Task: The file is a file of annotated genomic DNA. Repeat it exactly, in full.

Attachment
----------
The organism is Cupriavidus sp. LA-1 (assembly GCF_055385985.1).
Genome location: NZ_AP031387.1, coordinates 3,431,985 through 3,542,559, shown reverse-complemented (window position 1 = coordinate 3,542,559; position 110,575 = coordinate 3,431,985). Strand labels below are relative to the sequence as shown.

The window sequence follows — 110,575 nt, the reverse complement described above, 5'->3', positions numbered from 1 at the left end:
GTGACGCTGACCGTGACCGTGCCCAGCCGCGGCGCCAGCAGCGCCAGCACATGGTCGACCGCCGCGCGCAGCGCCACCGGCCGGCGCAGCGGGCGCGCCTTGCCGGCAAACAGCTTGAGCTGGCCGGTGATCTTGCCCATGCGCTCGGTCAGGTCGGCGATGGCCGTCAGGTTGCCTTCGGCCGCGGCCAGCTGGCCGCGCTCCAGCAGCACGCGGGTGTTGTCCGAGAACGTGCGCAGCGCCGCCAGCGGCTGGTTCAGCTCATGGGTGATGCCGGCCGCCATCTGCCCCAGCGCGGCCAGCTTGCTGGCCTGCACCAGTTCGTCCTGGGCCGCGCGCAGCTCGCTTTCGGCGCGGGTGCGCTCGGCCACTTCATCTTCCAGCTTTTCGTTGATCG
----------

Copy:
The organism is Cupriavidus sp. LA-1 (assembly GCF_055385985.1).
Genome location: NZ_AP031387.1, coordinates 3,431,985 through 3,542,559, shown reverse-complemented (window position 1 = coordinate 3,542,559; position 110,575 = coordinate 3,431,985). Strand labels below are relative to the sequence as shown.

The window sequence follows — 110,575 nt, the reverse complement described above, 5'->3', positions numbered from 1 at the left end:
GTGACGCTGACCGTGACCGTGCCCAGCCGCGGCGCCAGCAGCGCCAGCACATGGTCGACCGCCGCGCGCAGCGCCACCGGCCGGCGCAGCGGGCGCGCCTTGCCGGCAAACAGCTTGAGCTGGCCGGTGATCTTGCCCATGCGCTCGGTCAGGTCGGCGATGGCCGTCAGGTTGCCTTCGGCCGCGGCCAGCTGGCCGCGCTCCAGCAGCACGCGGGTGTTGTCCGAGAACGTGCGCAGCGCCGCCAGCGGCTGGTTCAGCTCATGGGTGATGCCGGCCGCCATCTGCCCCAGCGCGGCCAGCTTGCTGGCCTGCACCAGTTCGTCCTGGGCCGCGCGCAGCTCGCTTTCGGCGCGGGTGCGCTCGGCCACTTCATCTTCCAGCTTTTCGTTGATCG